According to Son and Brother, the language of the POA was broad enough to encompass the conveyance of the farm to themselves, notwithstanding the fact that such gift giving is not “explicitly” authorized in it. For this “implicitly explicit” argument, Son and Brother cite to a 2006 case where the SCOV upheld a transfer of real estate made by two attorneys-in-fact into a trust they had created naming themselves trustees and one beneficiary, despite the fact that no such “explicit” authority to do so was included in the power of attorney.
According to the SCOV, however, the distinction between the two cases has nothing to do with the language of the POAs or the powers given but everything to do with the effective date of the 2002 statute. This amendment incorporated the new standards and duties into all POAs regardless of when they were drafted. This would include the obligation to not give your father’s farm to oneself and one’s brother unless you were explicitly authorized to do so. Without such authority, the 2002 statute renders such actions “void and unenforceable.”
In the earlier case, both the execution of the power of attorney and the transfer of property occurred before 2002. Here, much to Son’s chagrin and despite the fact that his power of attorney was created in 1997, the conveyance of the farm took place in 2003—one year too late. Son was required to have “explicit” authority. And because the POA does not give such explicit authority, Son is up ye olde proverbial creek without the requisite paddle.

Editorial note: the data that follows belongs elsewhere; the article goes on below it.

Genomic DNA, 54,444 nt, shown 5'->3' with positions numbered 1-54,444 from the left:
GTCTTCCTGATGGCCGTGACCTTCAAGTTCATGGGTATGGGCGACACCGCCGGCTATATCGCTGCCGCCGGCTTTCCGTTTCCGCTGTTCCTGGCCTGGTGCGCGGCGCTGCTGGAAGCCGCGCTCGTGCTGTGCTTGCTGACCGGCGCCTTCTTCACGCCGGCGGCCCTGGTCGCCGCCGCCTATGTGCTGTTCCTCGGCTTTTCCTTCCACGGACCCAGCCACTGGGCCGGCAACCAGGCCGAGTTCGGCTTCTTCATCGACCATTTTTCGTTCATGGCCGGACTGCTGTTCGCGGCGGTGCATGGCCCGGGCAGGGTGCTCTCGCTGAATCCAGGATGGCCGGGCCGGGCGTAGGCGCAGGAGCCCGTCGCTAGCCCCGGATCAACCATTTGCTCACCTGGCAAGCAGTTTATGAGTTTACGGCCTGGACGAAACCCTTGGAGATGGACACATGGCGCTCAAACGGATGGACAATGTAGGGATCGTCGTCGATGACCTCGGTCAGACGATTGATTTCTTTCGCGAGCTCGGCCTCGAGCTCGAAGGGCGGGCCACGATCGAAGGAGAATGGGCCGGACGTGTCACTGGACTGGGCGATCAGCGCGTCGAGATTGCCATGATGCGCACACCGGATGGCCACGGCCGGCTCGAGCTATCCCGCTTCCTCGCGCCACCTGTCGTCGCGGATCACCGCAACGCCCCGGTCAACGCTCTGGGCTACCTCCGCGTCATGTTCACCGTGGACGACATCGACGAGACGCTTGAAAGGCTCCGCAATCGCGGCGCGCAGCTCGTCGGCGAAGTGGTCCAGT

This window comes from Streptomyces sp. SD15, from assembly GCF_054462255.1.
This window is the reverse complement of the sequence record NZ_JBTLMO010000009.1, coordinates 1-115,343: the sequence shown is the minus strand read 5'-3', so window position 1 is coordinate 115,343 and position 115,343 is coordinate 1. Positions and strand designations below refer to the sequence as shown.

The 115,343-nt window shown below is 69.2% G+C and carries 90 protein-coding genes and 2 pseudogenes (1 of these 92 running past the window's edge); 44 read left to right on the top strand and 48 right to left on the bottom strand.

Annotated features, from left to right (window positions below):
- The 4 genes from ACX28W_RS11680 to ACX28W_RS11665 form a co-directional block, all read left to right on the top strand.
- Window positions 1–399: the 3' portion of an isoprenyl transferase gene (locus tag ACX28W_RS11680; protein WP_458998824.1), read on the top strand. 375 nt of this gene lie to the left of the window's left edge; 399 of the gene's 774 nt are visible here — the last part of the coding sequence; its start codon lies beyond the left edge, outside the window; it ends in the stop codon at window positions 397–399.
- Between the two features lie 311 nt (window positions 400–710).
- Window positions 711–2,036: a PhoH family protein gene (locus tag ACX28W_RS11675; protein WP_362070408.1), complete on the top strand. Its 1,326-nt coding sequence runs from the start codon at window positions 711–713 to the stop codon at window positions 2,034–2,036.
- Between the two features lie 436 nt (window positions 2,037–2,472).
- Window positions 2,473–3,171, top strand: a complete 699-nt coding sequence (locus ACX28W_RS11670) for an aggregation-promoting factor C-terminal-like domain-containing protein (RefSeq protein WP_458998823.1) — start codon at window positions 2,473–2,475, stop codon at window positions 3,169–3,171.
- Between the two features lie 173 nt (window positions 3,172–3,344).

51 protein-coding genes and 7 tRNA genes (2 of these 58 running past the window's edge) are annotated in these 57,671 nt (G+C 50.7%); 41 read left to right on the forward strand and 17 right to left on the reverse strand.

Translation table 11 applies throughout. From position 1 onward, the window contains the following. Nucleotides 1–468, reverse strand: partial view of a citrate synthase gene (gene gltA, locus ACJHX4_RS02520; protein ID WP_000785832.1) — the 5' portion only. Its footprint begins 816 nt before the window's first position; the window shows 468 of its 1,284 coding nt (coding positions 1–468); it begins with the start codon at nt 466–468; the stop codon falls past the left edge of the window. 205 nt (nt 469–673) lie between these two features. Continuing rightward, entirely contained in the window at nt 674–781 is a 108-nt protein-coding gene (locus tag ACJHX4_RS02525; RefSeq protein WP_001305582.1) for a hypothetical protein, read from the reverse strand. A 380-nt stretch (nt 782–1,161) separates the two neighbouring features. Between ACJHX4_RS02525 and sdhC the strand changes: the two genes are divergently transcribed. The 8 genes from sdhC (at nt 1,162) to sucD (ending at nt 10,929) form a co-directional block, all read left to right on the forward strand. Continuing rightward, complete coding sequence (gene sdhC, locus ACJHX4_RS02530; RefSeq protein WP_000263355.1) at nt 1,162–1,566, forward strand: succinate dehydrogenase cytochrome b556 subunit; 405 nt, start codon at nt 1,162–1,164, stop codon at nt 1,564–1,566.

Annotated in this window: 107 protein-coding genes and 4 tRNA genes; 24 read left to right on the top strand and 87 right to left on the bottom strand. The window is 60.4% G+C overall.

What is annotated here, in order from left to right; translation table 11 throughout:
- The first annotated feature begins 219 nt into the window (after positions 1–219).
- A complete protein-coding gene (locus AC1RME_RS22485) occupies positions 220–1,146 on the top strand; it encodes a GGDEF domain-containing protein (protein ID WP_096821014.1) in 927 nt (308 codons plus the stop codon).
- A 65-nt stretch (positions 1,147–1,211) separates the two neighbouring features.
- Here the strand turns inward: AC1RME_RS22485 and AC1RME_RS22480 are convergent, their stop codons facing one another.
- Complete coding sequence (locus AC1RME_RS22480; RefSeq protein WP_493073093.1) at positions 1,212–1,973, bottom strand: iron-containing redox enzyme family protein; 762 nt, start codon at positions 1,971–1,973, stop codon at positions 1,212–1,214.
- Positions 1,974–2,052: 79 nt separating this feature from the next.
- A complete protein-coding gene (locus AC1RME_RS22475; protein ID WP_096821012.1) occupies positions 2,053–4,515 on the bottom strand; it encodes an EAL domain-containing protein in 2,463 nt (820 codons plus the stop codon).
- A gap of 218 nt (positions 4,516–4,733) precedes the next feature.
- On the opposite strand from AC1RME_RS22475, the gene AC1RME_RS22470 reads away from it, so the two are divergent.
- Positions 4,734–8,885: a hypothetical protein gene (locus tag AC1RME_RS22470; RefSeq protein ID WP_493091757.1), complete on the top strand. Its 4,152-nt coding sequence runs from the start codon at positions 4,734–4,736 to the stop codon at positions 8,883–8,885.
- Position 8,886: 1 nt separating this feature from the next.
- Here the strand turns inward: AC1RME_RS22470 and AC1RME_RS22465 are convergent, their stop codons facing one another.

But Son and Brother were not yet vanquished and made a second argument appealing to the principles of equity. Arguing equity is a tough climb. You are basically saying to the court: “Look, I know what the law says, but that’s not fair!” In such cases, you need a really compelling set of facts before a court is going to buy what you are selling when the law says otherwise.
Son and Brother argued the equitable theories of laches (French for “you took too long”) and estoppel (French for “don’t let them do it”). They noted that Stepson and the others signed a consent statement approving the farm’s transfer and then waited five years before bringing a claim. Son claimed that Stepson’s delay prejudiced Son because he had paid taxes and made improvements to the farm without contribution from Stepson or other family members. The SCOV finds them “unpersuasive.”
Basically, laches only occurs and only bars relief when a party fails to assert a right “for an unreasonable and unexplained period of time” and when that delay has been “prejudicial” to the other side making it unfair to enforce the rights. Delay by itself is not enough. It must be “delay that works disadvantage to another.” Son and Brother’s arguments are flawed because, as the SCOV notes, the clock for delay began not with the farm’s conveyance but with Mother’s death. Apparently, the consent statement made it clear that the children and stepchildren were consenting to the transfer of property only during the parents’ lifetimes. As Stepson filed his petition to reopen the estate of Father a mere five months after Mother’s death, the SCOV could not conclude that the delay was unreasonable. The trial court’s decision is affirmed.